American Federation of Labor and Congress of Industrial Organizations (AFL-CIO)
American Humanist Association
American Indian Mothers Inc.
American-Arab Anti-Discrimination Committee (ADC)
Americans for Democratic Action (ADA)
Amnesty International USA
Asian Americans Advancing Justice | AAJC
Autistic Self Advocacy Network
Autistic Women and Nonbinary Network
Bazelon Center for Mental Health Law
Bend the Arc: Jewish Action
Black Farmers and Agriculturalists Association, Inc.
Bread for the World
Center for Disability Rights
Center for Law and Social Policy
Center for Responsible Lending
Center for the Study of Hate & Extremism-California State University, San Bernardino
Chi-Town GVP Summit
Church of Scientology National Affairs Office
Clearinghouse on Women’s Issues
Climate Reality Project
Coalition of Black Trade Unionists
Coalition on Human Needs
Coalition to Stop Gun Violence
Congregation of Our Lady of Charity of the Good Shepherd, U.S. Provinces
Constitutional Accountability Center
Council on American-Islamic Relations (CAIR)
CURE (Citizens United for Rehabilitation of Errants)
Daniet Initiative Set Project
Defending Rights & Dissent
Drug Policy Alliance
End Citizens United // Let America Vote Action Fund
Equal Rights Advocates
Farmworker Association of Florida
Feminist Majority Foundation
Government Information Watch
Hindu American Foundation
Human Rights Campaign
Human Rights First
Japanese American Citizens League
Jewish Council for Public Affairs
Joint Action Committee
Justice in Aging
Juvenile Law Center
Kansas Black Farmers Association Inc
Landowners Association of Texas
Leadership Conference on Civil & Human Rights
League of Conservation Voters
League of Women Voters of the United States
Mennonite Central Committee U.S. Washington Office
Mommieactivist and Sons
NAACP Legal Defense and Educational Fund, Inc.
National Action Network
National Advocacy Center of the Sisters of the Good Shepherd
National Association of Human Rights Workers
National Association of Social Workers
National Center for Transgender Equality
National Council of Churches
National Council on Independent Living
National Domestic Workers Alliance
National Down Syndrome Congress
National Education Association
National Employment Law Project
National Equality Action Team (NEAT)
National Housing Law Project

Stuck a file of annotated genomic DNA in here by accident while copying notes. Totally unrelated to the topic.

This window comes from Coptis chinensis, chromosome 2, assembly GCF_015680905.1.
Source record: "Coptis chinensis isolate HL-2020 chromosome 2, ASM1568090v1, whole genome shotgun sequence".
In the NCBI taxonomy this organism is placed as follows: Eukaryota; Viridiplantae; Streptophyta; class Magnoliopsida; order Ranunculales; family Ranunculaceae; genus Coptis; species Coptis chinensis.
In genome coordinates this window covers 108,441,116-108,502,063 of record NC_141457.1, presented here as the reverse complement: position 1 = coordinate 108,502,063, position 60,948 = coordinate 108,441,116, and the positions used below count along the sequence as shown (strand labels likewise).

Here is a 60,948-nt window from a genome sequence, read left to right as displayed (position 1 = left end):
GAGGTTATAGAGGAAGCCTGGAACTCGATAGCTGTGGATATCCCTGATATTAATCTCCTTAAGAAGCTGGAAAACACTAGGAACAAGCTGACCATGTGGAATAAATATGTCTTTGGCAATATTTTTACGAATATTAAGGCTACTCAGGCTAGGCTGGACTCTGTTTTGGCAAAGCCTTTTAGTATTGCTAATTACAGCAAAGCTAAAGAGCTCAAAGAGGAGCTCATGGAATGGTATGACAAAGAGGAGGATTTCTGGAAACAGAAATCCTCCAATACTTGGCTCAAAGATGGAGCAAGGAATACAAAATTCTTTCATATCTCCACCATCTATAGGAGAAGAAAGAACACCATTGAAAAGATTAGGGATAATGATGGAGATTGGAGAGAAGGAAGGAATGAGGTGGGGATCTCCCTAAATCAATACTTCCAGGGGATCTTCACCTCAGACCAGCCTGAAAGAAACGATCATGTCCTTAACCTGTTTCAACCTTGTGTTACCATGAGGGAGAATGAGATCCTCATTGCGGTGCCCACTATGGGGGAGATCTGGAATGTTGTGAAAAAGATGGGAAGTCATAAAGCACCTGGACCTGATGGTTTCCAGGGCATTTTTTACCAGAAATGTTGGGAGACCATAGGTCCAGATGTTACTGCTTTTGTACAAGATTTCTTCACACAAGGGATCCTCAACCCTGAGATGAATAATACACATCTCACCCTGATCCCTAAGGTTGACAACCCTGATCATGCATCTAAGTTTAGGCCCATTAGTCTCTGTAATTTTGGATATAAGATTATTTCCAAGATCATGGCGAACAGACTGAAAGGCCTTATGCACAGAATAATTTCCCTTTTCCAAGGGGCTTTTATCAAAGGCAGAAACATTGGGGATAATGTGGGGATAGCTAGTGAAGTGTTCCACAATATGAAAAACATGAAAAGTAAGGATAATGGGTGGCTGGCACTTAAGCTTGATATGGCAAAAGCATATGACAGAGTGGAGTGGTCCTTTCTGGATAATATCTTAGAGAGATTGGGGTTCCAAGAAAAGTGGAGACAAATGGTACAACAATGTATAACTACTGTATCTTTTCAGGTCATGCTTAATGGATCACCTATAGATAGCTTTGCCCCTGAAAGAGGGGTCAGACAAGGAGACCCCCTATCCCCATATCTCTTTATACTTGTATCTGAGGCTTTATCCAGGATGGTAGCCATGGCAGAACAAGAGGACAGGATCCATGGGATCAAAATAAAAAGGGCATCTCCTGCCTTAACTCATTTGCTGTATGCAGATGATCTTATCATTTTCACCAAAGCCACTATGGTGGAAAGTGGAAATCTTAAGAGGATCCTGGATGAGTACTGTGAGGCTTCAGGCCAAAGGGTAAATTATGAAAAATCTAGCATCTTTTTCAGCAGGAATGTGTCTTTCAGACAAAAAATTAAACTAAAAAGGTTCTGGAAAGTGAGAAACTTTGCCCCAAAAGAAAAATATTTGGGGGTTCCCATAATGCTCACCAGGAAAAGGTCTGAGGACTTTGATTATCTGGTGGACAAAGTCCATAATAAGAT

National Latino Farmers & Ranchers Trade Association
National LGBTQ Task Force Action Fund
National Organization for Women
National Partnership for Women & Families
Natural Resources Defense Council
NETWORK Lobby for Catholic Social Justice
New America’s Open Technology Institute
Oklahoma Black Historical Research Project, Inc.
Open Society Policy Center
People For the American Way
Pesticide Action Network
Prison Policy Initiative
Restore The Fourth
Rural Advancement Fund of the National Sharecroppers Fund
Silver State Equality-Nevada
Southern Border Communities Coalition
SPLC Action Fund
Stand for Children
Stand Up America
Students for Sensible Drug Policy
Texas Progressive Action Network
The Agenda Project
The Black Alliance for Just Immigration (BAJI)
The Daniel Initiative
The Sikh Coalition
The Workers Circle
Union for Reform Judaism
United Church of Christ, Justice and Witness Ministries
United We Dream Action
Voices for Progress
Win Without War
Woman’s National Democratic Club (WNDC)
 Database of Police Shooting since 2015. (May 29, 2020). Fatal Force, The Washington Post, https://www.washingtonpost.com/graphics/investigations/police-shootings-database/
 The Sentencing Project. (Apr. 19, 2018). UN Report on Racial Disparities in the Criminal Justice System Available at, https://www.sentencingproject.org/publications/un-report-on-racial-disparities/
 Justice in Policing would prohibit no-knock warrants only in drug cases.
 Justice in Policing would eliminate QI for police officers only.
 Justice in Policing limits the transfer of certain equipment, doesn’t eliminate the 1033 program.